New Bedford Whaling Museum Theater, Friday, July 30, 5 – 6 p. m.

Admission Free

By Robert K. Wallace

This illustrated talk will highlight some of the discoveries Robert Wallace made on the Makah Indian Reservation of the Olympic Peninsula during a two-week trip with landscape painter Kevin Muente. Wallace will emphasize his encounters with gray whales, a humpback whale, and ancient Ozette petroglyphs in a sequence of events that brought Melville’s Moby-Dick to life before his very eyes.

Robert K. Wallace is a founder of the Melville Society Cultural Project at the New Bedford Whaling Museum. He is author of Melville and Turner, Frank Stella’s Moby-Dick, and Douglass and Melville. He has taught Literature and the Arts at Northern Kentucky University since 1972 and is a past president of the Melville Society.

Ken Hartnett concludes The Irish Experience Lecture Series, “The Irish Rebel, John Boyle O’Reilly”

Ken Hartnett concludes The Irish Experience Lecture Series on Thursday with “The Irish Rebel, John Boyle O’Reilly”

Ken Hartnett photo by Ken Smith

Thursday, April 8 at 8:00 p.m. in Museum Theater


This final lecture in the series examines the activities of 19th Century Irish rebel and writer John Boyle O’Reilly. In 1869, O’Reilly escaped imprisonment in Australia with the help of the New Bedford whaler “Gazelle.” Later, from his new home in Boston, he helped organize the daring Catalpa expedition to liberate jailed Fenian comrades from their British captors. The story of the twin rescues makes O’Reilly a memorable figure, one who will be forever remembered for his immense courage and solid principles.
Ken Hartnett is an experienced news correspondent and author of the novel “A Saving Grace.” He was the editor of the New Bedford Standard-Times and Boston Magazine and was a news executive for WCVB and WGBH television in Boston. The Friendly Sons of St. Patrick is partnering with the Whaling Museum to present this lecture series.

To RSVP, call Pam Lowe, Visitor Services 508-997-0046, ext. 100.

Admission is free.

The 2010 Sailors’ Series launches with John Bullard’s “Two Voyages North”

This year’s series of four lectures begins 7:30 tonight, February 23rd, in the Museum Theater with former New Bedford Mayor, John Bullard, presenting “Two Voyages North”.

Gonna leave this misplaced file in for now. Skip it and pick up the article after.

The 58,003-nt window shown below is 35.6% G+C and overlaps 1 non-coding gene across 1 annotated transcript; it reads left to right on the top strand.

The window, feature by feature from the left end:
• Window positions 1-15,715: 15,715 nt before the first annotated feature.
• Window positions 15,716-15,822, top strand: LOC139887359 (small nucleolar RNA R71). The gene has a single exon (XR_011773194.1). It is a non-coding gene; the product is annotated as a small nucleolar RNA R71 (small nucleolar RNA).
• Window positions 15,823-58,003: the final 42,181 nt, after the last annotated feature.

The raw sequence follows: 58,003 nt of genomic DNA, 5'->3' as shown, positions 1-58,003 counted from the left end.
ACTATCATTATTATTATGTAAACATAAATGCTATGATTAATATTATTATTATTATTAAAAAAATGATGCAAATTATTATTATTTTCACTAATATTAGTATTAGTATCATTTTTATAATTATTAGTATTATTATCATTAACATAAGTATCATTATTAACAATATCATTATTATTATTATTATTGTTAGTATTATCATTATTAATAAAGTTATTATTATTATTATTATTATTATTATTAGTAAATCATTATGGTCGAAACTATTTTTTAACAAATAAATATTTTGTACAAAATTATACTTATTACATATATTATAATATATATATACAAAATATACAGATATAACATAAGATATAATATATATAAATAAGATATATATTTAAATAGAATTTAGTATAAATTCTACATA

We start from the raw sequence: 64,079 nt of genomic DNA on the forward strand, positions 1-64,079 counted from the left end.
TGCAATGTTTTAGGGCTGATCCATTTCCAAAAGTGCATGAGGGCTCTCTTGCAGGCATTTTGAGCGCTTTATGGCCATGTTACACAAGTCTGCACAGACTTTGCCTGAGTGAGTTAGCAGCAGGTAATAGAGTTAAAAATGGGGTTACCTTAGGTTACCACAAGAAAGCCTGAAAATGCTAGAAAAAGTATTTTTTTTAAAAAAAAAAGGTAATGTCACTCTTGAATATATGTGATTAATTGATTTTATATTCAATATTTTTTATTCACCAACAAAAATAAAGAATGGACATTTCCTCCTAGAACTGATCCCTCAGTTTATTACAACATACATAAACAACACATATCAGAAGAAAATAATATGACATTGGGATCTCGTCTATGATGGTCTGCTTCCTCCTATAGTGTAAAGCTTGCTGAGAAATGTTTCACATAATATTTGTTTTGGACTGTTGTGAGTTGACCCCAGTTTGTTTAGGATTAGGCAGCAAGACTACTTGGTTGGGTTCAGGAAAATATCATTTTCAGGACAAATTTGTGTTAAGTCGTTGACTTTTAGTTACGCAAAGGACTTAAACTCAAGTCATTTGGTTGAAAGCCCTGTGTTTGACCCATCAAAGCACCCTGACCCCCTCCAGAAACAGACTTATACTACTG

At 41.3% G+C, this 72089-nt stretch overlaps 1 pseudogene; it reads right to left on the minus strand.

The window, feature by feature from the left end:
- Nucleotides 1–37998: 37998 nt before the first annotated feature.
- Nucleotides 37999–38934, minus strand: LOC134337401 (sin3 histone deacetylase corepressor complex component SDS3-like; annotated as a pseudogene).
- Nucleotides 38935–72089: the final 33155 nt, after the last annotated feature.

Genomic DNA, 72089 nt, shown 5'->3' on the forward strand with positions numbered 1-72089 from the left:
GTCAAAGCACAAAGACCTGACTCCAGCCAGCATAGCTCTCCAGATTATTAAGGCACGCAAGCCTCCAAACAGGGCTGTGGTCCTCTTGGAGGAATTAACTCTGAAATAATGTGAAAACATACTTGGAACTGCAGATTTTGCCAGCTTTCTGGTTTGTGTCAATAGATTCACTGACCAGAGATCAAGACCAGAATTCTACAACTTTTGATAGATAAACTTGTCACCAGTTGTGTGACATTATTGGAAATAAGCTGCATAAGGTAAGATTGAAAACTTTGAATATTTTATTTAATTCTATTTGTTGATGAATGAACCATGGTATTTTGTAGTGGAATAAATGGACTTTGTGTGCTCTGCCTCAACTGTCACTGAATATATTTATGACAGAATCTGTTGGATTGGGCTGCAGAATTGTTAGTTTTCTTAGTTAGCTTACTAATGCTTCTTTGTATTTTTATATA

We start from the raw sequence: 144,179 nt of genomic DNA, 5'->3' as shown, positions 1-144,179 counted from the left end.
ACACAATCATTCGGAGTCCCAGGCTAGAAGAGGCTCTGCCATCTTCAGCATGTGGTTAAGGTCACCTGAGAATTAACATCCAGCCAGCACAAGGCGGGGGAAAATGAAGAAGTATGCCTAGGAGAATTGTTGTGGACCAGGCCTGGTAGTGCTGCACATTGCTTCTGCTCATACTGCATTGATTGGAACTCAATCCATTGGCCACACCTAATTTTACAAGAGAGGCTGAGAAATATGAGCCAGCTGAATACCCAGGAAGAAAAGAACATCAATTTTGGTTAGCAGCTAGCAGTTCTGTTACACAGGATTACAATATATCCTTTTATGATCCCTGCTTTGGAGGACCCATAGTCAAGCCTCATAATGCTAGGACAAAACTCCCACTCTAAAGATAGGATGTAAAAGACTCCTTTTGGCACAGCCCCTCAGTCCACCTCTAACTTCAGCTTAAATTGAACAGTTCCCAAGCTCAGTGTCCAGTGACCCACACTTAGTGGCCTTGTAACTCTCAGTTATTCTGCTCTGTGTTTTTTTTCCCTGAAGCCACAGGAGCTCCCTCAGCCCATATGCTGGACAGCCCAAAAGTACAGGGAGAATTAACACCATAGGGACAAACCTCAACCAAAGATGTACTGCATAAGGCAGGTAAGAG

President of the Sea Education Association (SEA), John Bullard has sailed and raced extensively. In 2007 he sailed on SEA’s research vessel, Corwith Cramer, from Bermuda north to Nova Scotia and then joined Ned Cabot’s Ceilita for a trip from the Shetland Islands to Svalbard, passing north of 80° latitude. John will focus his discussion on these two voyages and will share his experiences of climate change, remote places, science, and adventure through engaging stories and striking photography.

John Bullard sailing north of 80 degrees on Cielita, photo by Dr. Charles Welch

The Sailor Series Continues:

March 23: “The Azores: From Whaler’s Refuge to Sailor’s Destination,” with Victor Pinheiro

April 20: “Weathering Cape Horn: An East-to-West Passage Under Sail,” with Dr. Ned Cabot

May 25: “Following the Waters: Voices from the Final Norwegian Emigration, with Astrid Tollefsen

All lectures start at 7:30 p.m. in the Museum Theater. A reception at 6:30 p.m. is held in the Jacobs Family Gallery prior to each lecture. Admission for the series is $50 for members, $75 for non-members. For individual lectures: $15 for members, $20 for non-members. To reserve tickets, please call 508-997-0046 ext. 100.

Dyer, Mayo Kick off Museum Lecture Series

The Man and Whales: Changing Views Through Time lecture series returns for its second season, starting on Wednesday, February 17, 2010, at 7:30 pm, with a reception at 6:30 pm in the Jacobs Family Gallery.  Join us in the New Bedford Whaling Museum theater for this series that blends science and history as our speakers examine historical and current aspects of a variety of whale-related topics.

All Tied Up

In the days of Yankee whaling, staying connected to the whale you harpooned was critical if you were going to turn that animal into the products that made money for the ship owners and crew.  A vital part of the capture operation was the rope that ran from harpoon to whale boat.  That rope linked you to the whale, and ultimately to the success of your hunt.

In recent decades, the opposite is true.  Maximum effort is made to disconnect any lines that are found attached to whales.  Disentanglement teams, sinking ropes, cooperation among a variety of resource users and new legislation comprise the current, ongoing efforts to keep the ropes away from the whales.

Michael Dyer, Maritime Curator, New Bedford Whaling Museum has devoted a great deal of his research efforts to thoroughly understanding the process of the boat-based whale hunt.  Mike’s presentation will guide you through the process of getting fast to, staying with, and bringing to ship’s starboard staging, the whales targeted by our ships.


Charles ‘Stormy’ Mayo, Senior Scientist, Director of the Right Whale Habitat Studies program at Provincetown Center for Coastal Studies has over two decades of experience in the risky but often rewarding field of whale disentanglement.  He will share several experiences of the vital work that he and the staff at PCCS, in conjunction with a variety of federal and state agencies and university programs, lead along the East Coast to free whales from the lines that restrict movement and endanger survival.

Man and Whales will continue on March 31, April 14 and May 19, each night at 7:30 pm in the New Bedford Whaling Museum theater.  Admission is free for all presentations.  Man and Whales: Changing Views Through Time is sponsored through ECHO (Education through Cultural and Historical Organizations) a program administered by the U.S. Department of Education, Office of Innovation and Improvement.